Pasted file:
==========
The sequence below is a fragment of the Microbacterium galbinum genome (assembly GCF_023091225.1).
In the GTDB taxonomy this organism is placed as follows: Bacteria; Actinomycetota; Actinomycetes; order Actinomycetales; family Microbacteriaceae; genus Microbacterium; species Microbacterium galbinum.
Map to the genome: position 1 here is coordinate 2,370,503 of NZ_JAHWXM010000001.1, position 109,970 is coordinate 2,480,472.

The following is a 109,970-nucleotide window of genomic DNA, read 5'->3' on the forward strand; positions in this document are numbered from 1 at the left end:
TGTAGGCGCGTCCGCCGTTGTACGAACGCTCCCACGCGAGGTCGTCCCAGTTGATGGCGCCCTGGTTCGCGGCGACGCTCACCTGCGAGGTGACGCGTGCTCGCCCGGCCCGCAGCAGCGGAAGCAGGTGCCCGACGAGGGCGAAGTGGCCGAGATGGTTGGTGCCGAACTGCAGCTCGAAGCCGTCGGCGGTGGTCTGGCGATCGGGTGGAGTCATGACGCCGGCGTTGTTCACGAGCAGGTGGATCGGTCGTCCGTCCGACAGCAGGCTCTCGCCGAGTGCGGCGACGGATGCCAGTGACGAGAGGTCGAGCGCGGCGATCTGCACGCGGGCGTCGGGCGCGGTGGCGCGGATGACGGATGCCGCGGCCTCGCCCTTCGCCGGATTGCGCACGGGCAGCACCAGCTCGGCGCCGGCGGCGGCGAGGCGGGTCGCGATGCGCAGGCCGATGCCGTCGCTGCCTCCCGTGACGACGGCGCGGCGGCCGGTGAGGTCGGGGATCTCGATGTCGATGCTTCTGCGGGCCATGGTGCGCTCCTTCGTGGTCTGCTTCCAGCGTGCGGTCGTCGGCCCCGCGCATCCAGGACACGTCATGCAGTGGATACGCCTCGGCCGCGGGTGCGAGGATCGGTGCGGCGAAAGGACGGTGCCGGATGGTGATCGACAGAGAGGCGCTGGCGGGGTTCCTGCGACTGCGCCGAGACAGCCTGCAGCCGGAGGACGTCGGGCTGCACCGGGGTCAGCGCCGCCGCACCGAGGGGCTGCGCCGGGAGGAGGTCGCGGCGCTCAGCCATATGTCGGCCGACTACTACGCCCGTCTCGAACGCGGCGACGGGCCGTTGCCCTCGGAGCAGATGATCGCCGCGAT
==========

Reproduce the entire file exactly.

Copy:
The sequence below is a fragment of the Microbacterium galbinum genome (assembly GCF_023091225.1).
In the GTDB taxonomy this organism is placed as follows: Bacteria; Actinomycetota; Actinomycetes; order Actinomycetales; family Microbacteriaceae; genus Microbacterium; species Microbacterium galbinum.
Map to the genome: position 1 here is coordinate 2,370,503 of NZ_JAHWXM010000001.1, position 109,970 is coordinate 2,480,472.

The following is a 109,970-nucleotide window of genomic DNA, read 5'->3' on the forward strand; positions in this document are numbered from 1 at the left end:
TGTAGGCGCGTCCGCCGTTGTACGAACGCTCCCACGCGAGGTCGTCCCAGTTGATGGCGCCCTGGTTCGCGGCGACGCTCACCTGCGAGGTGACGCGTGCTCGCCCGGCCCGCAGCAGCGGAAGCAGGTGCCCGACGAGGGCGAAGTGGCCGAGATGGTTGGTGCCGAACTGCAGCTCGAAGCCGTCGGCGGTGGTCTGGCGATCGGGTGGAGTCATGACGCCGGCGTTGTTCACGAGCAGGTGGATCGGTCGTCCGTCCGACAGCAGGCTCTCGCCGAGTGCGGCGACGGATGCCAGTGACGAGAGGTCGAGCGCGGCGATCTGCACGCGGGCGTCGGGCGCGGTGGCGCGGATGACGGATGCCGCGGCCTCGCCCTTCGCCGGATTGCGCACGGGCAGCACCAGCTCGGCGCCGGCGGCGGCGAGGCGGGTCGCGATGCGCAGGCCGATGCCGTCGCTGCCTCCCGTGACGACGGCGCGGCGGCCGGTGAGGTCGGGGATCTCGATGTCGATGCTTCTGCGGGCCATGGTGCGCTCCTTCGTGGTCTGCTTCCAGCGTGCGGTCGTCGGCCCCGCGCATCCAGGACACGTCATGCAGTGGATACGCCTCGGCCGCGGGTGCGAGGATCGGTGCGGCGAAAGGACGGTGCCGGATGGTGATCGACAGAGAGGCGCTGGCGGGGTTCCTGCGACTGCGCCGAGACAGCCTGCAGCCGGAGGACGTCGGGCTGCACCGGGGTCAGCGCCGCCGCACCGAGGGGCTGCGCCGGGAGGAGGTCGCGGCGCTCAGCCATATGTCGGCCGACTACTACGCCCGTCTCGAACGCGGCGACGGGCCGTTGCCCTCGGAGCAGATGATCGCCGCGAT